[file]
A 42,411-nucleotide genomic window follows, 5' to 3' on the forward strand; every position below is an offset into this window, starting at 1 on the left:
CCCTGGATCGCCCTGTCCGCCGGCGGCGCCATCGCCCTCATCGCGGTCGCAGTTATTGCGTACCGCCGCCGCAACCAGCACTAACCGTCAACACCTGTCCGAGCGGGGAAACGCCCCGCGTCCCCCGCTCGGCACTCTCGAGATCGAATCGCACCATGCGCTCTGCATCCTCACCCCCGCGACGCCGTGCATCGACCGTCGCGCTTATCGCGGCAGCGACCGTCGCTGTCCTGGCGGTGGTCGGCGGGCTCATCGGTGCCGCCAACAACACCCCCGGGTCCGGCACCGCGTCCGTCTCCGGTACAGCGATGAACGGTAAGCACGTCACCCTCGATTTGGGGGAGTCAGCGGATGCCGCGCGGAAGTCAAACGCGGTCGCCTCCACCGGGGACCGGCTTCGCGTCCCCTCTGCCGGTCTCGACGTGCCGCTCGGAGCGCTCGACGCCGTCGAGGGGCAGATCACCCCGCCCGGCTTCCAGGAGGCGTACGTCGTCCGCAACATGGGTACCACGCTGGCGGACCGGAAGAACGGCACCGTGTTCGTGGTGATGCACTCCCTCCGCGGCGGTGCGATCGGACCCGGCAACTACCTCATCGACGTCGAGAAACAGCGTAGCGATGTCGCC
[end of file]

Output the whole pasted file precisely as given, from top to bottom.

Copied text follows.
A 42,411-nucleotide genomic window follows, 5' to 3' on the forward strand; every position below is an offset into this window, starting at 1 on the left:
CCCTGGATCGCCCTGTCCGCCGGCGGCGCCATCGCCCTCATCGCGGTCGCAGTTATTGCGTACCGCCGCCGCAACCAGCACTAACCGTCAACACCTGTCCGAGCGGGGAAACGCCCCGCGTCCCCCGCTCGGCACTCTCGAGATCGAATCGCACCATGCGCTCTGCATCCTCACCCCCGCGACGCCGTGCATCGACCGTCGCGCTTATCGCGGCAGCGACCGTCGCTGTCCTGGCGGTGGTCGGCGGGCTCATCGGTGCCGCCAACAACACCCCCGGGTCCGGCACCGCGTCCGTCTCCGGTACAGCGATGAACGGTAAGCACGTCACCCTCGATTTGGGGGAGTCAGCGGATGCCGCGCGGAAGTCAAACGCGGTCGCCTCCACCGGGGACCGGCTTCGCGTCCCCTCTGCCGGTCTCGACGTGCCGCTCGGAGCGCTCGACGCCGTCGAGGGGCAGATCACCCCGCCCGGCTTCCAGGAGGCGTACGTCGTCCGCAACATGGGTACCACGCTGGCGGACCGGAAGAACGGCACCGTGTTCGTGGTGATGCACTCCCTCCGCGGCGGTGCGATCGGACCCGGCAACTACCTCATCGACGTCGAGAAACAGCGTAGCGATGTCGCC